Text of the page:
Bowmanville Community Garden

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Year Established: 1996
Local Leader: Tom Kennedy
Community Group: Bowmanville Community Organization
NeighborSpace Partnership: 2005

Set against the imposing, gray stone wall of the vast Rosehill Cemetery directly to the north, the Bowmanville Garden is a splash of colorful greenery, tempting drivers on busy Bowmanville Avenue to slow down and – literally – smell the flowers. Mirroring the Lincoln Square community’s own changes since the mid-1990s, the Bowmanville Garden has undergone several transformations during its history, each time relying on the efforts and financial support of community residents and outside organizations like NeighborSpace to keep it intact. Even a significant water main replacement that left the garden in a shambles could not deter determined residents from rolling up their sleeves and continuing to nurture the garden’s trees, flowers and shrubs.

Community leader Tom Kennedy is proud to say the Bowmanville Garden has expanded from a 150-by-17-foot patch of green space to its current size of more than 350-feet wide. NeighborSpace played a significant role in this growth by installing a dedicated water source for the garden. Today the Bowmanville Garden is home to a wide variety of native perennials such as Black-Eyed Susans, Liatris and Switch Grass, as well as dogwood, redbud and pear trees. In recent years it has also evolved to include benches, a winding footpath and a trellis, and the Bowmanville Community Organization is eagerly making plans to add much more to the garden.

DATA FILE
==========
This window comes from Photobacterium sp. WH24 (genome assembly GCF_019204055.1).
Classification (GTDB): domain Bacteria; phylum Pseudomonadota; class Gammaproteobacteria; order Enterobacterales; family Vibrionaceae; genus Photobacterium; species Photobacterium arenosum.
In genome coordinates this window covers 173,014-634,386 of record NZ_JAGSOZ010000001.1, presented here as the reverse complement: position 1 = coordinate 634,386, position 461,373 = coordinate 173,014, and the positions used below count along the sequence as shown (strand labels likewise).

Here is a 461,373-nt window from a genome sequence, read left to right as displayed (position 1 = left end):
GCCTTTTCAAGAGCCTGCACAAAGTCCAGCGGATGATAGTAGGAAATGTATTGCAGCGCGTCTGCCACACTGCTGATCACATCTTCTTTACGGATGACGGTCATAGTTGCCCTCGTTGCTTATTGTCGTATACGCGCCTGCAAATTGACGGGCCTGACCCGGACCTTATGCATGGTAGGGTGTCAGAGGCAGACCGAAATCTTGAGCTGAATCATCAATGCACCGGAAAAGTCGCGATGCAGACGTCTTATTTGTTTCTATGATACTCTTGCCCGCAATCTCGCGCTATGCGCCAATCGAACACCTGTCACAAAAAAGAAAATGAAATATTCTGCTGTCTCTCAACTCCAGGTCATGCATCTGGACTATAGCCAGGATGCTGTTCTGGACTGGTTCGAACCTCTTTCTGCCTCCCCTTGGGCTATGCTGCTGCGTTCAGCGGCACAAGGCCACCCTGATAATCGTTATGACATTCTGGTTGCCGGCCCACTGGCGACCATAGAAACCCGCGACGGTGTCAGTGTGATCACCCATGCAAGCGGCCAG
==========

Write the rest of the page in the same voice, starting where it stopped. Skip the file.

“Our plans for the future include an information board, a flagstone wall and more,” Mr. Kennedy says. “Community involvement has grown too, and our garden should remain an enduring fixture in our neighborhood for many years to come.”

In Tom’s Words: “Great things happen when people work together. Life-changing things. Life-affirming things. Our gardens are a small example of this.”

Best Practice Idea: Tom recommends involving as many people as possible when making decisions that affect the entire garden. This, he says, keeps people involved and makes them feel a part of things – “Try to keep things democratic and fun. We try to get as much input from all the gardeners as we can.”